Standing Backwards on the Scale
The other day, I had a meeting with a client who is a former college athlete in ‘active recovery’ from her eating disorder and RED-S. She was explaining how, at a recent routine doctor’s appointment, she was prompted to step on a scale en-route to the exam room. Standard, right? Well, without hesitation she turned around backwards so as to not see the number on the scale. She has worked so hard to accept her body and live in it, regardless of her weight, shape or size and she knew seeing the number would be triggering. She was really proud of herself for taking this proactive step in maintaining her recovery and it got me thinking…
As a patient navigating the medical system, it can be really hard to initiate our own intervention (i.e. stepping on the scale backwards), even when we know how important it is for our mental health. For someone with a complicated and nuanced relationship with food and body, the number on the scale can feel like it defines us. If the number is low then we are doing a "good job" and if the number is high it can feel like an existential crisis. For many, a weight is much more than a number - it's a measure of our self worth, or lack thereof.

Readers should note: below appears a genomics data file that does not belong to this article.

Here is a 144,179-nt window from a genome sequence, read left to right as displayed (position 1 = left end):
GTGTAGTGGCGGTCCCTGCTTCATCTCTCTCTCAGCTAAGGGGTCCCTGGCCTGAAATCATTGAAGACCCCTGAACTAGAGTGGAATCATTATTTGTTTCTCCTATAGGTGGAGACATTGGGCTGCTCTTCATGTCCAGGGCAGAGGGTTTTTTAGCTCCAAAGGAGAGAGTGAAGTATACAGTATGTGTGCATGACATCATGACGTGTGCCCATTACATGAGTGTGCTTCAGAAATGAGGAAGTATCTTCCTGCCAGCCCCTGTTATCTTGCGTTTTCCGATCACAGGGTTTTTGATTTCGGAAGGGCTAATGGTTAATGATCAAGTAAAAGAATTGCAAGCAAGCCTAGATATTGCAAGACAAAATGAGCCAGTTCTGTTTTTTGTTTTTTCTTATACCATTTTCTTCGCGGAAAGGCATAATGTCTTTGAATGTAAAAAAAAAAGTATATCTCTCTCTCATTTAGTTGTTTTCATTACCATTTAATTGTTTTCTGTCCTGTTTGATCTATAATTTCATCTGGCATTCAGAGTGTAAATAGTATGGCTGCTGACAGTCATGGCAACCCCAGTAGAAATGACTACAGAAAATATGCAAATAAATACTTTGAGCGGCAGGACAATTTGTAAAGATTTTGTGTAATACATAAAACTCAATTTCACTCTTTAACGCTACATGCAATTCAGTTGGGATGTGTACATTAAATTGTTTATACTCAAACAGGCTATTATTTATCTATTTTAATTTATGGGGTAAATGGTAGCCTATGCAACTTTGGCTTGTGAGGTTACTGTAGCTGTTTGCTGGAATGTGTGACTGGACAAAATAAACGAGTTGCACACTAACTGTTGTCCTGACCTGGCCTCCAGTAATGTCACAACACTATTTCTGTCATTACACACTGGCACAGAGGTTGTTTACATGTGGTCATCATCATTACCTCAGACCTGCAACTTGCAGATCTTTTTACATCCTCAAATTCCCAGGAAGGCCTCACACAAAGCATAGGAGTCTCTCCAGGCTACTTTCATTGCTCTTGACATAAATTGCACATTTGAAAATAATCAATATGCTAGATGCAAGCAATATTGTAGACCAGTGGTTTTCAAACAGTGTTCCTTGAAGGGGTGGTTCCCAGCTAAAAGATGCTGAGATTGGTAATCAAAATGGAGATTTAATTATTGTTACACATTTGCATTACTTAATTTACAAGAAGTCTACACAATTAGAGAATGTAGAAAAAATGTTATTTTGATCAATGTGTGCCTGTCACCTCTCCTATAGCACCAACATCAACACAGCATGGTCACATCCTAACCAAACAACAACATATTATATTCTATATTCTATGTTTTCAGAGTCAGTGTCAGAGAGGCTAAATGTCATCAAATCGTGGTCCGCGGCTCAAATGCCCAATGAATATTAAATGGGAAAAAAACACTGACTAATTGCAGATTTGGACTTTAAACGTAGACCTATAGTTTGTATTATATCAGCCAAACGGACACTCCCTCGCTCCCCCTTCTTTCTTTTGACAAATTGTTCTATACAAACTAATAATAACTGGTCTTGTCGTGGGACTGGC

As a therapist who has worked with many athletes and their complicated relationship with food, body, and performance I know how overly simplistic and unsustainable using weight as the primary measure of health truly is. I have seen too many relationships with sport crumble on this toxic pressure and it's tragic in so many ways.
If this resonates with you, here are some tangible recommendations regarding the scales:
If you define your self worth by a numbers, it might be time to get rid of the scale. There are many awesome and non-weight-related aspects of our training that we can focus on to make improvements in our sport. Examples are speed, specific strength, mobility, mental fortitude, and team dynamics. The list goes on and on.
If you are an athlete who finds seeing your weight triggering, try stepping backwards on the scale. Please know that you do not have to explain yourself if you don't want too.
As a heads up, your weight may be included on blood results, etc. If you receive medical records in via mail or email, it might be helpful to have a trusted friend or family member open them for you.
If you are an athlete who is experiencing a troubled relationship with food and your body, it might be a good idea to find a licensed therapist or recovery coach who specialises in the area of food & body. However, conduct your research carefully as (unfortunately) diet culture permeates "experts" in the field as well.
Finally, if you are a health practitioner, please consider asking every patient if they would like to stand facing, or stand facing away from the scale. By normalising this choice it makes it easy for those suffering from disordered and unhealthy food/body relationships to choose a recovery practice over a disordered practice. This small step can save a LOT of suffering!
By Professional Counselor & Olympic Skier Holly Brooks